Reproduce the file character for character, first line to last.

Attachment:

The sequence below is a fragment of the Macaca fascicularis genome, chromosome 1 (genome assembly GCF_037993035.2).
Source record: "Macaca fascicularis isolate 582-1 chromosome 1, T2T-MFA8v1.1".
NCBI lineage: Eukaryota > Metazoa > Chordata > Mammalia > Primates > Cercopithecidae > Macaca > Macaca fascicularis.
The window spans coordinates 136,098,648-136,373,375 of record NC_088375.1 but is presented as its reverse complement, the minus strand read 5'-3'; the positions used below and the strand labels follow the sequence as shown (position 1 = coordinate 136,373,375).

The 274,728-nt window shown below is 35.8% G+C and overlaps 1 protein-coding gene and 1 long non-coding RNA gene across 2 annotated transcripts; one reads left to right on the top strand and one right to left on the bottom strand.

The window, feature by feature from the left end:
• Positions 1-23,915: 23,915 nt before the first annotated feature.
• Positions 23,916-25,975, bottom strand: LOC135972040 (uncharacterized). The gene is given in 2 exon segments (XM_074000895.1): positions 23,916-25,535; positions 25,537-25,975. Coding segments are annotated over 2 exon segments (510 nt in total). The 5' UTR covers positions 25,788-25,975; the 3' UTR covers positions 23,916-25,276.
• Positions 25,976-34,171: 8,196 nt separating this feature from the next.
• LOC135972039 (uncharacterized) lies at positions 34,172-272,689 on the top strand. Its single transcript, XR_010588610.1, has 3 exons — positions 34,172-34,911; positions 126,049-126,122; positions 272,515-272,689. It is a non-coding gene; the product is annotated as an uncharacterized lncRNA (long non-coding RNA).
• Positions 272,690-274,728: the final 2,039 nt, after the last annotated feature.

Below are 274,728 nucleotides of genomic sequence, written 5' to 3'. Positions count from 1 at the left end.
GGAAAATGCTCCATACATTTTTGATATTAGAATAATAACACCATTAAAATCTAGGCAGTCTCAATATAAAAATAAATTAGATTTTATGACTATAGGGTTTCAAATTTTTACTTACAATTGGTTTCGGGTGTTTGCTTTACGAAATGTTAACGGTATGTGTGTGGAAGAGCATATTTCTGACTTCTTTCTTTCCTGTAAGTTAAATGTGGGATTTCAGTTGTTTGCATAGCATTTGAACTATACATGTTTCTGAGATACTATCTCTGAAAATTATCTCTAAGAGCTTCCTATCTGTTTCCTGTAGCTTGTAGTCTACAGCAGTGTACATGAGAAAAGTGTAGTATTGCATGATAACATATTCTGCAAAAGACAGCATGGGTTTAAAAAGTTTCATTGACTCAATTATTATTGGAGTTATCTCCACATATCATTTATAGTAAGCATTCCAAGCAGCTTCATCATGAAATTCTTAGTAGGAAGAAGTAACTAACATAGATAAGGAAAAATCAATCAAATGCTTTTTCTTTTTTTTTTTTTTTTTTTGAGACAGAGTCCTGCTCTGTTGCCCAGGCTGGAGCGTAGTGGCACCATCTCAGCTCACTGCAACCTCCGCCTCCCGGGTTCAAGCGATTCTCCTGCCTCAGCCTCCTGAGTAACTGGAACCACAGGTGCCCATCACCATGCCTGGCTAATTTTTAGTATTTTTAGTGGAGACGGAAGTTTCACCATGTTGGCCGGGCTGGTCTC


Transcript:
The sequence below is a fragment of the Macaca fascicularis genome, chromosome 1 (genome assembly GCF_037993035.2).
Source record: "Macaca fascicularis isolate 582-1 chromosome 1, T2T-MFA8v1.1".
NCBI lineage: Eukaryota > Metazoa > Chordata > Mammalia > Primates > Cercopithecidae > Macaca > Macaca fascicularis.
The window spans coordinates 136,098,648-136,373,375 of record NC_088375.1 but is presented as its reverse complement, the minus strand read 5'-3'; the positions used below and the strand labels follow the sequence as shown (position 1 = coordinate 136,373,375).

The 274,728-nt window shown below is 35.8% G+C and overlaps 1 protein-coding gene and 1 long non-coding RNA gene across 2 annotated transcripts; one reads left to right on the top strand and one right to left on the bottom strand.

The window, feature by feature from the left end:
• Positions 1-23,915: 23,915 nt before the first annotated feature.
• Positions 23,916-25,975, bottom strand: LOC135972040 (uncharacterized). The gene is given in 2 exon segments (XM_074000895.1): positions 23,916-25,535; positions 25,537-25,975. Coding segments are annotated over 2 exon segments (510 nt in total). The 5' UTR covers positions 25,788-25,975; the 3' UTR covers positions 23,916-25,276.
• Positions 25,976-34,171: 8,196 nt separating this feature from the next.
• LOC135972039 (uncharacterized) lies at positions 34,172-272,689 on the top strand. Its single transcript, XR_010588610.1, has 3 exons — positions 34,172-34,911; positions 126,049-126,122; positions 272,515-272,689. It is a non-coding gene; the product is annotated as an uncharacterized lncRNA (long non-coding RNA).
• Positions 272,690-274,728: the final 2,039 nt, after the last annotated feature.

Below are 274,728 nucleotides of genomic sequence, written 5' to 3'. Positions count from 1 at the left end.
GGAAAATGCTCCATACATTTTTGATATTAGAATAATAACACCATTAAAATCTAGGCAGTCTCAATATAAAAATAAATTAGATTTTATGACTATAGGGTTTCAAATTTTTACTTACAATTGGTTTCGGGTGTTTGCTTTACGAAATGTTAACGGTATGTGTGTGGAAGAGCATATTTCTGACTTCTTTCTTTCCTGTAAGTTAAATGTGGGATTTCAGTTGTTTGCATAGCATTTGAACTATACATGTTTCTGAGATACTATCTCTGAAAATTATCTCTAAGAGCTTCCTATCTGTTTCCTGTAGCTTGTAGTCTACAGCAGTGTACATGAGAAAAGTGTAGTATTGCATGATAACATATTCTGCAAAAGACAGCATGGGTTTAAAAAGTTTCATTGACTCAATTATTATTGGAGTTATCTCCACATATCATTTATAGTAAGCATTCCAAGCAGCTTCATCATGAAATTCTTAGTAGGAAGAAGTAACTAACATAGATAAGGAAAAATCAATCAAATGCTTTTTCTTTTTTTTTTTTTTTTTTTGAGACAGAGTCCTGCTCTGTTGCCCAGGCTGGAGCGTAGTGGCACCATCTCAGCTCACTGCAACCTCCGCCTCCCGGGTTCAAGCGATTCTCCTGCCTCAGCCTCCTGAGTAACTGGAACCACAGGTGCCCATCACCATGCCTGGCTAATTTTTAGTATTTTTAGTGGAGACGGAAGTTTCACCATGTTGGCCGGGCTGGTCTC